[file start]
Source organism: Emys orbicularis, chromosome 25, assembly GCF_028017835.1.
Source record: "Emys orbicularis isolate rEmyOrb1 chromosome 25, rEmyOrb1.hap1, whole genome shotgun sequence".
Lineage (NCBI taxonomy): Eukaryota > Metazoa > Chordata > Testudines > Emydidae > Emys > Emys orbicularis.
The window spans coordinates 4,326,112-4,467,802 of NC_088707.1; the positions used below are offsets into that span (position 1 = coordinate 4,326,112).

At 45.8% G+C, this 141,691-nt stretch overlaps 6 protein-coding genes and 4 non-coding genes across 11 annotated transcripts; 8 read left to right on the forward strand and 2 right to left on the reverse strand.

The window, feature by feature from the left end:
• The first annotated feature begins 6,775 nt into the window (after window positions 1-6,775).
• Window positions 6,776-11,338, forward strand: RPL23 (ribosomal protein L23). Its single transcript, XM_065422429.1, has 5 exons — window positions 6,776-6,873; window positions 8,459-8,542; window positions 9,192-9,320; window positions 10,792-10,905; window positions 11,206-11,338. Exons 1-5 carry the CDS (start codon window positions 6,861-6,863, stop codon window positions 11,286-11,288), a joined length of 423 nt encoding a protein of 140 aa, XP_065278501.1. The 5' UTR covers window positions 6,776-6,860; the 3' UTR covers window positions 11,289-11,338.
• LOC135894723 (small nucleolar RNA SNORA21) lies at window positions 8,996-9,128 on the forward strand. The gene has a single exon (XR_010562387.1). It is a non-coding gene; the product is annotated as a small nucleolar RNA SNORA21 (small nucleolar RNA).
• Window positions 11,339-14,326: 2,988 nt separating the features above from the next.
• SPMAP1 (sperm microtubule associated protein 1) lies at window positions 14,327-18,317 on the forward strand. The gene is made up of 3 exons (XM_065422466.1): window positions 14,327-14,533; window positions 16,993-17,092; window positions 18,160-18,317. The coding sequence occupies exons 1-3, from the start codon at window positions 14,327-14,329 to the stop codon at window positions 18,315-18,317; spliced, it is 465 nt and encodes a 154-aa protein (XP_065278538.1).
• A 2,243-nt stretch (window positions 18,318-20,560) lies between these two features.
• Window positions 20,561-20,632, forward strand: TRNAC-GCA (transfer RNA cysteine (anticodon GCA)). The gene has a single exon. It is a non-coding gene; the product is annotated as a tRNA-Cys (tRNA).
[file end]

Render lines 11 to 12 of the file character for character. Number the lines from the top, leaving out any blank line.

• SPMAP1 (sperm microtubule associated protein 1) lies at window positions 14,327-18,317 on the forward strand. The gene is made up of 3 exons (XM_065422466.1): window positions 14,327-14,533; window positions 16,993-17,092; window positions 18,160-18,317. The coding sequence occupies exons 1-3, from the start codon at window positions 14,327-14,329 to the stop codon at window positions 18,315-18,317; spliced, it is 465 nt and encodes a 154-aa protein (XP_065278538.1).
• A 2,243-nt stretch (window positions 18,318-20,560) lies between these two features.